ALEXANDER PALAMARA: Well, the first thing you have to realize, the insurance company is not going to do something that’s not in their financial best interest. You know, so they are going to give you a large sum of money, but the one thing that you’re getting from that if you take a buyout– I mean, constantly right now if you’re on claim with Prudential, there’s an anvil hanging over your head. And the anvil is the fact that they can deny you at any time.
So if you do a lump sum settlement, they’re going to take that anvil away and you get a large sum of money, so you don’t have to worry about them ever denying your claim. You get this large sum of money. You can walk away.
What you’re giving up though is a lot of money into the future. I mean, let’s just say you’re supposed to get $1,000 per month for the next 10 years. It’s $120,000. If you do a buyout, the first thing you do is a present-value calculation. So that $120,000 gets reduced already to maybe $100,000. Instead of negotiating from 120,000, you’re actually negotiating from 100,000. And maybe, you get 75,000.
So if you do a lump sum settlement, you might take home $75,000, but you’re giving up the total of 120,000 over the next 120 months. But if you get a large sum of money, you have an idea for an investment, or if you have something you have to pay off, it can give you financial stability, the anvil is gone, or let’s say you maybe find an investment, or pay off a house, or whatever you need to do. It gives you flexibility.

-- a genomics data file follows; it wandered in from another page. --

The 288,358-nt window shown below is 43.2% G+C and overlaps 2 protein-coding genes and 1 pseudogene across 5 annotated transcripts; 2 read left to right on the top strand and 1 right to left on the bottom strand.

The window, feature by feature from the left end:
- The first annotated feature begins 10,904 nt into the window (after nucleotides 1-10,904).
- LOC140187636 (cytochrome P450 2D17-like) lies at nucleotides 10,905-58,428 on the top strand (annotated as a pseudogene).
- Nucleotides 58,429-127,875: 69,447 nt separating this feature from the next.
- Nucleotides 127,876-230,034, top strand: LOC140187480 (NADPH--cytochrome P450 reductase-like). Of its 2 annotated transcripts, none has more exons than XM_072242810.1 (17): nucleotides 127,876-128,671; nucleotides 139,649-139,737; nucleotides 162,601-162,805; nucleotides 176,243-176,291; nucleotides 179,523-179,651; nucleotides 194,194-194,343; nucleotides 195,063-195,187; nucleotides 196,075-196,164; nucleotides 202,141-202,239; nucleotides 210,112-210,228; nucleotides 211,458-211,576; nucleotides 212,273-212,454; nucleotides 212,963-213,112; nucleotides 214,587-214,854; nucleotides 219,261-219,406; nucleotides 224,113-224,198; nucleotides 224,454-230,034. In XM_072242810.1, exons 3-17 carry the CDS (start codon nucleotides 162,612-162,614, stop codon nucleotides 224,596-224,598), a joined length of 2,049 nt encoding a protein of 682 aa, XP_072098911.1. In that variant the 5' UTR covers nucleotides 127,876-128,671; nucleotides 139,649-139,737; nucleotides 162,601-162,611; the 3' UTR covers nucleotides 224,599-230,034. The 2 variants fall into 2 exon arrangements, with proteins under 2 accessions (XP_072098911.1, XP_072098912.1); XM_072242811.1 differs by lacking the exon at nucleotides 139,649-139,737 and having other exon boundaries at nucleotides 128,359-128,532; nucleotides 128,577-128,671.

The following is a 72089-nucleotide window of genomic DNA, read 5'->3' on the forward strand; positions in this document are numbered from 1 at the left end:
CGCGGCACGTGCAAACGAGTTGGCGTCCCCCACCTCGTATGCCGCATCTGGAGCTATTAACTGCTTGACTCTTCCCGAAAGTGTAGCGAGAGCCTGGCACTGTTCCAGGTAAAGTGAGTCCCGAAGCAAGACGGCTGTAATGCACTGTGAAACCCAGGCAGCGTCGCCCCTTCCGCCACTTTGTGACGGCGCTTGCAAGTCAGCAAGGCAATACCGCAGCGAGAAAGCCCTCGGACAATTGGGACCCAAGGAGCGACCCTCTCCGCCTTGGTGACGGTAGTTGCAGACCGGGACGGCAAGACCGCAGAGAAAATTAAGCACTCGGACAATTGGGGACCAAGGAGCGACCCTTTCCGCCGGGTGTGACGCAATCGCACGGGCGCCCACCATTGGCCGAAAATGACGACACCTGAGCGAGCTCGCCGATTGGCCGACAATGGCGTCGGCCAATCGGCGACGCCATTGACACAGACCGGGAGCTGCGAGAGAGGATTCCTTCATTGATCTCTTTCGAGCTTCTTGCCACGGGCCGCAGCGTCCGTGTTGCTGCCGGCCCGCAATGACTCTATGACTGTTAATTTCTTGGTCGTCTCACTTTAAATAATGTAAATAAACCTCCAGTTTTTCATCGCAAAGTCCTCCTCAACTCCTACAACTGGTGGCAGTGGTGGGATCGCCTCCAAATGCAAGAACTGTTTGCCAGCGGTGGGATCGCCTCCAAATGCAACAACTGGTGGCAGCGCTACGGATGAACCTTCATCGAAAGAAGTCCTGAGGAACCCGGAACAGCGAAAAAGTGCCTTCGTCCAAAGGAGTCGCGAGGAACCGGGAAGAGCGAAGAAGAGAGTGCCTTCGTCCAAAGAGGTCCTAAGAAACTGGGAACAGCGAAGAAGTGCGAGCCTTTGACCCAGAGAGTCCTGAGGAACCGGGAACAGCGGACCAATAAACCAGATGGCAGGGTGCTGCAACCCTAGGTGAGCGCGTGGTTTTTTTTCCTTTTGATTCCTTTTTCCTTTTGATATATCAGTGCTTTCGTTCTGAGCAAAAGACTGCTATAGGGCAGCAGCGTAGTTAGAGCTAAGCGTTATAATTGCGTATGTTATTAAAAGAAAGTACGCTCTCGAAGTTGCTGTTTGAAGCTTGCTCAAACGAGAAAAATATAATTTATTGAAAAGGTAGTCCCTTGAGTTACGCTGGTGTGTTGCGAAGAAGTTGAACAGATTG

GREGORY DELL: Right. So everyone has their own reasons for why they want a buyout, but a person should not basically be saying, like you did, look, I have 10 years left on this policy. It’s $2,000 a month. You know, it’s going to pay $240,000 and I’ll take $0.90 on the dollar because it doesn’t work like that.
So there is this concept known as present value, which is how much money do I need– how much money do I have today that will equal a greater amount down the road? So if you said, to keep it really simple, if you wanted to have $10 10 years from now, how much money would I have to give you today, assuming the money was going to grow at, like, let’s just say a 5% interest rate, although nobody’s getting that kind of interest rate, but the insurance companies can sometimes get that interest rate, so they tend to use a higher interest rate.
And if in my example, it was 5%, then maybe you need $6 today growing at 5% would be $10 10 years from now. Don’t hold me to that number because it’s not accurate. It’s just an example to show. But people, they’re shocked because they initially call us and they go, oh–
ALEXANDER PALAMARA: I did the math. My claim is worth $240,000, and I want 200,000 of it.
Lump Sum Buyouts are Calculated Based on Your Benefits’ Future Value
GREGORY DELL: Right. The other thing that a lot of people need to be aware of is you have people who are maybe in their 40s who are disabled and have at least 20 years left on the policy. And they think, well, again, I did the math.
When you get over a certain threshold of maybe 15 years, give or take, the additional years are basically irrelevant. And the reason for that is because money is supposed to basically double every 15 years. And with time value of money and percentages, the longer years really don’t add a lot more value to the policy because the idea is that when you get this lump sum of money, you’re having more money over time to grow.
So I tell claimants that whenever we’ve done buyouts– and I’m sure with your experience as well– I have never done a buyout in an uncontested lump sum buyout where the value of the offer that we got exceeded more than 10 or 11 years of future benefits, no matter how many years were remaining, whether it was 20, 25, even on a lifetime claim because of this time value of money, which is a little bit of a complicated financial calculation.